The psychology of holiday feasts

Date: 2019. 04. 12. 09:58

The holidays are a happy time of year for many people, filled with family gatherings and friendly get togethers — often over a dinner table stocked to overflowing with rich, seasonal delicacies.

The big question for those concerned with healthy eating is, How do I make it from Thanksgiving to New Year’s without exploding?

For advice, we turned to Dr. Laurence J. Nolan, a psychology professor at Wagner College on Staten Island who specializes in the study of eating behavior.

Dr. Nolan said that, based on the research, he had one simple suggestion: Pay attention.

“Try to be aware of what’s going on with holiday meals and the way you’re eating,” he said. “Research shows that a strict deprivation regimen won’t do much to help you keep off the holiday pounds — but paying attention will.”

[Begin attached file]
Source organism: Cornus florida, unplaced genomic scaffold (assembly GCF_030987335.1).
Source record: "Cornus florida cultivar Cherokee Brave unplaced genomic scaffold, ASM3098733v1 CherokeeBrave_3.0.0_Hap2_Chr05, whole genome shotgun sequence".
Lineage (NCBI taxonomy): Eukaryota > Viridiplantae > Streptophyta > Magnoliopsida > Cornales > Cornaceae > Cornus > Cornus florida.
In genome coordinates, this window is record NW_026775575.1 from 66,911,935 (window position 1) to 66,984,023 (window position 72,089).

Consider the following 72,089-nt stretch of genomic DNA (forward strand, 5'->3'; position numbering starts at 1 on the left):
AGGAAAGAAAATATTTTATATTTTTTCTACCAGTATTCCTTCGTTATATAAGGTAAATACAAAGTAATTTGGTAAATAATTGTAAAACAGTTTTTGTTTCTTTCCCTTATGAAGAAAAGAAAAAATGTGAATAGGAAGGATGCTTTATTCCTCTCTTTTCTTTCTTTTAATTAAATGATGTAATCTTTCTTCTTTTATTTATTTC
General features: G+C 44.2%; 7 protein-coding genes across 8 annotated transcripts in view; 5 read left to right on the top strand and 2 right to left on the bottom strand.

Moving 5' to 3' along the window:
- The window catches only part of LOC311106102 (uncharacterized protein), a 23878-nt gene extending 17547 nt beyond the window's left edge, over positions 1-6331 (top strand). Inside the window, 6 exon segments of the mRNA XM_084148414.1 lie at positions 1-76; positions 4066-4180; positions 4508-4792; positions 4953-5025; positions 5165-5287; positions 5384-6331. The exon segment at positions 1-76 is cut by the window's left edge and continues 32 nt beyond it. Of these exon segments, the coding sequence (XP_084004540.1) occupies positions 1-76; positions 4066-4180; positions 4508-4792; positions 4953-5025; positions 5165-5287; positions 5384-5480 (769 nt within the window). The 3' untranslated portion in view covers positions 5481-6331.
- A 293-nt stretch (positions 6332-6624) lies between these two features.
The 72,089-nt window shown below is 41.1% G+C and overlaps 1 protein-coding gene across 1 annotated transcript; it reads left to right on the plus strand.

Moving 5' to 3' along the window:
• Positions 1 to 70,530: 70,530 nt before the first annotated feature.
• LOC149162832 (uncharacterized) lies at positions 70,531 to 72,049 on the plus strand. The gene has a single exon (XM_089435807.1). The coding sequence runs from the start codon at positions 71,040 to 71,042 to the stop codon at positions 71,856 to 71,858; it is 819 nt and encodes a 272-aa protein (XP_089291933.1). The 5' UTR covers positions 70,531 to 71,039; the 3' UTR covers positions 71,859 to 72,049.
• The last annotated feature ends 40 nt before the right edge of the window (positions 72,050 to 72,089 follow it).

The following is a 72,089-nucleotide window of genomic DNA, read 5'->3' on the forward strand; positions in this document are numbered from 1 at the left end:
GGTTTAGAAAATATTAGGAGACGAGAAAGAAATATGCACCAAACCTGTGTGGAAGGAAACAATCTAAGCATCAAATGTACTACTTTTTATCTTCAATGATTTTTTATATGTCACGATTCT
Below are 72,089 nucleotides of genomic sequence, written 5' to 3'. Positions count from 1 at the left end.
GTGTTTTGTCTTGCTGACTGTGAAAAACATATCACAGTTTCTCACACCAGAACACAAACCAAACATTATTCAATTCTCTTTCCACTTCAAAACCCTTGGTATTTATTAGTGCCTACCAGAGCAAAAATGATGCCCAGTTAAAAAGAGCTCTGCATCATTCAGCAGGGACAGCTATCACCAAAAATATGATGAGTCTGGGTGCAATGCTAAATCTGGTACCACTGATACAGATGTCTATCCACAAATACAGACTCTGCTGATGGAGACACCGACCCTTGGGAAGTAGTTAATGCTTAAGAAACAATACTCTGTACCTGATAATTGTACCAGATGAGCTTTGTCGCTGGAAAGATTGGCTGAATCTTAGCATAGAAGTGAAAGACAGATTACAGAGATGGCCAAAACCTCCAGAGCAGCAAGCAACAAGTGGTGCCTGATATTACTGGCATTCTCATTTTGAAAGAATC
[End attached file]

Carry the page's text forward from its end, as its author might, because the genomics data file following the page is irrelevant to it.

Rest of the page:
What does he mean?

Well, let’s start with the basics. Research studies have demonstrated that people eat more under two conditions: when they’re around others who are eating more, and when they’re served more — both basic conditions of holiday eating, right?

“The trick to short circuiting the natural connection between these conditions and overeating, however, is relatively simple: If you are aware of them, you tend not to eat as much as you otherwise would,” Dr. Nolan said.

“For instance, if you are aware that large servings tend to encourage overeating, you can serve yourself instead of allowing someone else to serve you. You’ll have better control of your portion size, and as a result you will be less likely to overeat.

“And take a moment to observe the way those around you are eating. Overeating by others tends to serve as ‘permission’ to overeat yourself — except when you’re aware of it.”